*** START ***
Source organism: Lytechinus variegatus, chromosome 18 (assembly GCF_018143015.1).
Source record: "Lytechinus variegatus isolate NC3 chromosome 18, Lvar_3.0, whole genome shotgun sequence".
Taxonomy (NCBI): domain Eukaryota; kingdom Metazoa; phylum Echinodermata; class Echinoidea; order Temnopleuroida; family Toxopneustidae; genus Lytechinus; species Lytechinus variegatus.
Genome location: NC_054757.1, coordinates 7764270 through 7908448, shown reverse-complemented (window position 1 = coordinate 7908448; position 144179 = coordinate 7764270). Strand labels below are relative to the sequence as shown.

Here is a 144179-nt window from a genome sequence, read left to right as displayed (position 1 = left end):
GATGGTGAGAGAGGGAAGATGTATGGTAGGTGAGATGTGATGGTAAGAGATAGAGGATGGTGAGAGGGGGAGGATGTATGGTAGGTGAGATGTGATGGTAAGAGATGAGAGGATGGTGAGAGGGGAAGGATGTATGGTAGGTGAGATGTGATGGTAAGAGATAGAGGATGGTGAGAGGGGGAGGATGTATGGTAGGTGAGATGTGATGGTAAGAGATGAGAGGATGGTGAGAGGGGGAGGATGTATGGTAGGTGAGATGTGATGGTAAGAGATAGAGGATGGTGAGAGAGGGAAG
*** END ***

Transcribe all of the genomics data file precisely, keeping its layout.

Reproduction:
Source organism: Lytechinus variegatus, chromosome 18 (assembly GCF_018143015.1).
Source record: "Lytechinus variegatus isolate NC3 chromosome 18, Lvar_3.0, whole genome shotgun sequence".
Taxonomy (NCBI): domain Eukaryota; kingdom Metazoa; phylum Echinodermata; class Echinoidea; order Temnopleuroida; family Toxopneustidae; genus Lytechinus; species Lytechinus variegatus.
Genome location: NC_054757.1, coordinates 7764270 through 7908448, shown reverse-complemented (window position 1 = coordinate 7908448; position 144179 = coordinate 7764270). Strand labels below are relative to the sequence as shown.

Here is a 144179-nt window from a genome sequence, read left to right as displayed (position 1 = left end):
GATGGTGAGAGAGGGAAGATGTATGGTAGGTGAGATGTGATGGTAAGAGATAGAGGATGGTGAGAGGGGGAGGATGTATGGTAGGTGAGATGTGATGGTAAGAGATGAGAGGATGGTGAGAGGGGAAGGATGTATGGTAGGTGAGATGTGATGGTAAGAGATAGAGGATGGTGAGAGGGGGAGGATGTATGGTAGGTGAGATGTGATGGTAAGAGATGAGAGGATGGTGAGAGGGGGAGGATGTATGGTAGGTGAGATGTGATGGTAAGAGATAGAGGATGGTGAGAGAGGGAAG